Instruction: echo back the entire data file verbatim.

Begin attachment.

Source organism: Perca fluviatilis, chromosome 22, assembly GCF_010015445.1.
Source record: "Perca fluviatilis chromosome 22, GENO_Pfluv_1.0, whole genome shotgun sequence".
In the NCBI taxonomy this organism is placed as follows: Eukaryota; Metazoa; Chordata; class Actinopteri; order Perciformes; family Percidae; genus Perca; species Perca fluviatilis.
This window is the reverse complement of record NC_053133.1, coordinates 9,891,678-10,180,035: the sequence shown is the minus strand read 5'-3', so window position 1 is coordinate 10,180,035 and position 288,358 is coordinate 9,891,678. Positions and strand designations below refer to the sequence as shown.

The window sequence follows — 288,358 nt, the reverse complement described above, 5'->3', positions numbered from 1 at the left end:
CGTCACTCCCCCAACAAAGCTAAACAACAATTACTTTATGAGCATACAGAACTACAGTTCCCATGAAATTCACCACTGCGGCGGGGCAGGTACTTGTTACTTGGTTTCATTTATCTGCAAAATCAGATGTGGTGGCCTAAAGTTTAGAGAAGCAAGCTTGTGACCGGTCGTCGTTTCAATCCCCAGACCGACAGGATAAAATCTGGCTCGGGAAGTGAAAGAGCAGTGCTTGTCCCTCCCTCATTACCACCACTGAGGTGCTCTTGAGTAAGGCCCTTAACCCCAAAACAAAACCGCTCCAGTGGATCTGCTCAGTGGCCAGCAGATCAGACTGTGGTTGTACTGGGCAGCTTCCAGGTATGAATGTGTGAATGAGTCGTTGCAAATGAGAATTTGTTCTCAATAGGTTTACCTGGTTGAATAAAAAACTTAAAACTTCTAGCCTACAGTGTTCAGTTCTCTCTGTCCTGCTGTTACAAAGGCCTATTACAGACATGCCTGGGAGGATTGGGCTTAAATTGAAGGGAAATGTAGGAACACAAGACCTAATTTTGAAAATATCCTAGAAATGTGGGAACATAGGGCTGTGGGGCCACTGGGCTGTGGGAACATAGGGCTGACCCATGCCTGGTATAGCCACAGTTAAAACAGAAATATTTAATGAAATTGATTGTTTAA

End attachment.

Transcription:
Source organism: Perca fluviatilis, chromosome 22, assembly GCF_010015445.1.
Source record: "Perca fluviatilis chromosome 22, GENO_Pfluv_1.0, whole genome shotgun sequence".
In the NCBI taxonomy this organism is placed as follows: Eukaryota; Metazoa; Chordata; class Actinopteri; order Perciformes; family Percidae; genus Perca; species Perca fluviatilis.
This window is the reverse complement of record NC_053133.1, coordinates 9,891,678-10,180,035: the sequence shown is the minus strand read 5'-3', so window position 1 is coordinate 10,180,035 and position 288,358 is coordinate 9,891,678. Positions and strand designations below refer to the sequence as shown.

The window sequence follows — 288,358 nt, the reverse complement described above, 5'->3', positions numbered from 1 at the left end:
CGTCACTCCCCCAACAAAGCTAAACAACAATTACTTTATGAGCATACAGAACTACAGTTCCCATGAAATTCACCACTGCGGCGGGGCAGGTACTTGTTACTTGGTTTCATTTATCTGCAAAATCAGATGTGGTGGCCTAAAGTTTAGAGAAGCAAGCTTGTGACCGGTCGTCGTTTCAATCCCCAGACCGACAGGATAAAATCTGGCTCGGGAAGTGAAAGAGCAGTGCTTGTCCCTCCCTCATTACCACCACTGAGGTGCTCTTGAGTAAGGCCCTTAACCCCAAAACAAAACCGCTCCAGTGGATCTGCTCAGTGGCCAGCAGATCAGACTGTGGTTGTACTGGGCAGCTTCCAGGTATGAATGTGTGAATGAGTCGTTGCAAATGAGAATTTGTTCTCAATAGGTTTACCTGGTTGAATAAAAAACTTAAAACTTCTAGCCTACAGTGTTCAGTTCTCTCTGTCCTGCTGTTACAAAGGCCTATTACAGACATGCCTGGGAGGATTGGGCTTAAATTGAAGGGAAATGTAGGAACACAAGACCTAATTTTGAAAATATCCTAGAAATGTGGGAACATAGGGCTGTGGGGCCACTGGGCTGTGGGAACATAGGGCTGACCCATGCCTGGTATAGCCACAGTTAAAACAGAAATATTTAATGAAATTGATTGTTTAA